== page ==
Field Marshal Khalifa Haftar’s Libyan National Army (LNA) sent a message to Washington on Sunday calling for international control of land and sea border crossings and ports to prevent weapons from being sent to the capital’s government, Al Arabiya TV channel reported.
“The LNA insists on international control over land and sea terminals in order to prevent weapons from falling into the hands of the Government of National Accord [Prime Minister Faiz Saraj] and to prevent Ankara from transferring weapons and equipment to the country,” the letter said to the US authorities.
It also notes that the army command refuses to sit at the same table with Turkey during any possible negotiations in the coming period and “remains committed to the withdrawal of mercenaries and militias.” In addition, the LNA notified that it would not agree with the entry of various types of armed groups into state institutions, as planned by the Tripoli Cabinet of Ministers.
On Saturday, Haftar, during a scheduled review of the units under his control, confirmed “his determination to resist the Turkish intervention.” “The Turks stayed in Libya for 300 years, and the Libyans saw nothing but evil,” Al Arabiya quotes him on Sunday.
“The expulsion of the colonialists is our main goal. We will not agree to be colonized again <…> Enough of what has happened to us in the past. The army will teach a lesson to the mercenaries that Turkey sends to fight on the side of the Government of National Accord [GNA]. “
In Libya, for a long time, two executive bodies have existed in parallel: the NTC sitting in Tripoli and a temporary cabinet operating in the east of the country together with the parliament and supported by the LNA.
Over a year ago, the opposing camps unleashed battles for the country’s main city, after Haftar launched an offensive on the capital on April 4, 2019, with the goal of, as he said, freeing it from terrorists.
In response, the Tripoli cabinet of ministers officially turned to Turkey for help on the basis of a memorandum on military cooperation signed with it in November last year. With the active support of Ankara, the GNA managed to regain control over a number of territories seized earlier by the LNA. So far, all attempts to return the parties to dialogue, and the search for political solutions have not been crowned with success.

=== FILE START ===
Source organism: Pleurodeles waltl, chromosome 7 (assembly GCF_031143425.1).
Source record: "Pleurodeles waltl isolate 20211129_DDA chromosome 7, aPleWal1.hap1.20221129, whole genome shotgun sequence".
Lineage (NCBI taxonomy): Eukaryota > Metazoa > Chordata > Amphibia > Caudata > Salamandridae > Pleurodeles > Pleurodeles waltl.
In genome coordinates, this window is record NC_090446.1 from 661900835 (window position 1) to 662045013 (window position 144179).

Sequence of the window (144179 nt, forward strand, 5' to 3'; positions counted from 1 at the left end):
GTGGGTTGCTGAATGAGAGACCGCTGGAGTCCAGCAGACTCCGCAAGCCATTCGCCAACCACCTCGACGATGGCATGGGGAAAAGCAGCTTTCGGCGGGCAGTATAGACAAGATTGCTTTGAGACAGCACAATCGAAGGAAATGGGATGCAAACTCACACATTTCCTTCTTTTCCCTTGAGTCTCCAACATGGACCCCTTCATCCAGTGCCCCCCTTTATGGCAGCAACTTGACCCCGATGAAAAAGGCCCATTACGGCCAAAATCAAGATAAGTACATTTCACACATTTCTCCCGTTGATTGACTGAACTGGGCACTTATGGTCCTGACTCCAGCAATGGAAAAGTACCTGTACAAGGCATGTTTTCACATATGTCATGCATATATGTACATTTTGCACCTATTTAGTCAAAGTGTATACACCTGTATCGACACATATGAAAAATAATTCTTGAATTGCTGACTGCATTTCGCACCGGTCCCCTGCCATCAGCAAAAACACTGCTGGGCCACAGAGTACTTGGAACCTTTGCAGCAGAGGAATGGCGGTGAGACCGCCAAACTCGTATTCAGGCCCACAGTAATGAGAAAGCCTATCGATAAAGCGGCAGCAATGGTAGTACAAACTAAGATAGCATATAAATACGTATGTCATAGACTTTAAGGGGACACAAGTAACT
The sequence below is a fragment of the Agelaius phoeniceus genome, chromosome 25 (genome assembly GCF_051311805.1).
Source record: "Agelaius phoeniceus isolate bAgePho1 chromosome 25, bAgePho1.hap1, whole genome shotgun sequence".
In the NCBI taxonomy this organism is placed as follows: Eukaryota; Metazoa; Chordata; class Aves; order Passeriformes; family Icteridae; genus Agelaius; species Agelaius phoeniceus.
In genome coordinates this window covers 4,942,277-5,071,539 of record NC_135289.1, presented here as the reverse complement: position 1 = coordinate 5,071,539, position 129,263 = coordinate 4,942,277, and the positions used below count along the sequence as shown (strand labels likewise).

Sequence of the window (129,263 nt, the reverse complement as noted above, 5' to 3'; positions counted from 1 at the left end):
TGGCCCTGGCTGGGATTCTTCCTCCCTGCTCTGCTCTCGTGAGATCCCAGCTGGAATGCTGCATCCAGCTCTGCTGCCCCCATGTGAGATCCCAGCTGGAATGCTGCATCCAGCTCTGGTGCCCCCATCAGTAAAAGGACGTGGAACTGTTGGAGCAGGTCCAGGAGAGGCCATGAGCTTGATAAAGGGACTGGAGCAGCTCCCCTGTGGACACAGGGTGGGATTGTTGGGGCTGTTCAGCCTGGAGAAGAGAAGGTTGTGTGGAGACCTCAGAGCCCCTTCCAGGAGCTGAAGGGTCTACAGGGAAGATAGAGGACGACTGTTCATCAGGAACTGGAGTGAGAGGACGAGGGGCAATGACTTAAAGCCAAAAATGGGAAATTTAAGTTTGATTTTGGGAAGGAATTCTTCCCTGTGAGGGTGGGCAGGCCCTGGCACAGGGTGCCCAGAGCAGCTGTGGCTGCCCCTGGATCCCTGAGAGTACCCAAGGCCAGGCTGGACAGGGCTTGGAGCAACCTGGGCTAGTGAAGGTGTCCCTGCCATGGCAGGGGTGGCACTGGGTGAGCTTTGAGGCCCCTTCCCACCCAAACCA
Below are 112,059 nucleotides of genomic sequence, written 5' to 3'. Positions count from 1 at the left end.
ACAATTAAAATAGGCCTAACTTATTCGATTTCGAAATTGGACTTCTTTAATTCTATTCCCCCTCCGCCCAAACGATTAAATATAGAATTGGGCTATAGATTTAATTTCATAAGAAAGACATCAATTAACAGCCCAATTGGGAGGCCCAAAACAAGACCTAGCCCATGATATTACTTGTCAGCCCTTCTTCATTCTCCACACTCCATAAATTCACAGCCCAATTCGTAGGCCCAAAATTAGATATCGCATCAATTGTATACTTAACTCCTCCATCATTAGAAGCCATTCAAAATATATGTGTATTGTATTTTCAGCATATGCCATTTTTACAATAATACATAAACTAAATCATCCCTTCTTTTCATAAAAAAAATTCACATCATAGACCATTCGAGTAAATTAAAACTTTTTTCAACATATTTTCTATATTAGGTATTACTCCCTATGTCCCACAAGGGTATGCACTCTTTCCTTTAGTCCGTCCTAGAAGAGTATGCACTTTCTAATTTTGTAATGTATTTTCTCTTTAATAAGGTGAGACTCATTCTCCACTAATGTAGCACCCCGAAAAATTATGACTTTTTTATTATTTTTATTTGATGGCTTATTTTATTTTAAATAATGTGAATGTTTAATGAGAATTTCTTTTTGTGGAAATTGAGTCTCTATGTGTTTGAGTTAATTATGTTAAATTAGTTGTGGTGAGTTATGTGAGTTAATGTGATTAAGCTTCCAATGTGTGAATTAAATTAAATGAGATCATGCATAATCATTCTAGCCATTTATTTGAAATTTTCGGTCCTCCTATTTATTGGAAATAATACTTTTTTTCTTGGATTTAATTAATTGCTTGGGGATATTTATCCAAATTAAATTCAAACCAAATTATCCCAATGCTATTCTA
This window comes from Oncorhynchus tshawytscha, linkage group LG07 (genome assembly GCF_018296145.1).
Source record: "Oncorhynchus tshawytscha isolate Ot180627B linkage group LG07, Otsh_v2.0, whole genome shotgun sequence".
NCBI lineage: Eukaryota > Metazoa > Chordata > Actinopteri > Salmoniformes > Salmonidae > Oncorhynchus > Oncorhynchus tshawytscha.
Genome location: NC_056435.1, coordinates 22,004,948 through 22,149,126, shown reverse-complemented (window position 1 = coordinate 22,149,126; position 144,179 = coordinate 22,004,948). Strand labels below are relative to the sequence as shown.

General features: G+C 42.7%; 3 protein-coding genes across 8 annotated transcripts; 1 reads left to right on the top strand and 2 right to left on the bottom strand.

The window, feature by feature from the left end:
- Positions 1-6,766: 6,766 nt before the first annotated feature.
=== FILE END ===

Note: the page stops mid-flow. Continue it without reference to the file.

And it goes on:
Libyan civil war
Having ruled the country since 1969, Muammar Gaddafi was ousted and killed in the 2011 civil war. As a result, the country found itself in a situation of dual power: in the east, a parliament is sitting in Tobruk, supported by the Libyan national army, Field Marshal Khalifa Haftar, and in the west, in Tripoli, a government of national accord.
In Libya, armed clashes are currently taking place between supporters of different leaders. The country is led by the Government of National Accord (GNA), headed by Prime Minister Fayez Saraj, the “eastern government” led by Abdullah Abdurrahman at-Thani.
The eastern government is supported by the commander of the Libyan National Army, Khalifa Haftar.
Recall that January 13 in Moscow, negotiations were held between the heads of the Libyan National Army (LNA) Khalifa Haftar and the Government of National Accord (GNA) Faiz Sarraj. Also present were members of the Foreign Ministries of Russia and Turkey.
On the meeting, the commander of the Libyan National Army (LNA), Field Marshal Khalifa Haftar, has notified Russia about the conditions for continuing negotiations on the signing of a peace agreement in Libya.
According to the requirements of Haftar, the militias operating in Libya are required to surrender weapons in the period from 45 to 90 days. This process should be controlled by a special commission created by the LNA together with the UN.
Haftar also refused to recognize Turkey as an intermediary in resolving the situation in Libya, since the Turkish side is not neutral and supports the Government of National Accord (GNA).
At the same time, the GNA is actively supporting Turkey, and Egypt and Saudi Arabia are on the side of the LNA. Its unofficial allies are France and the UAE.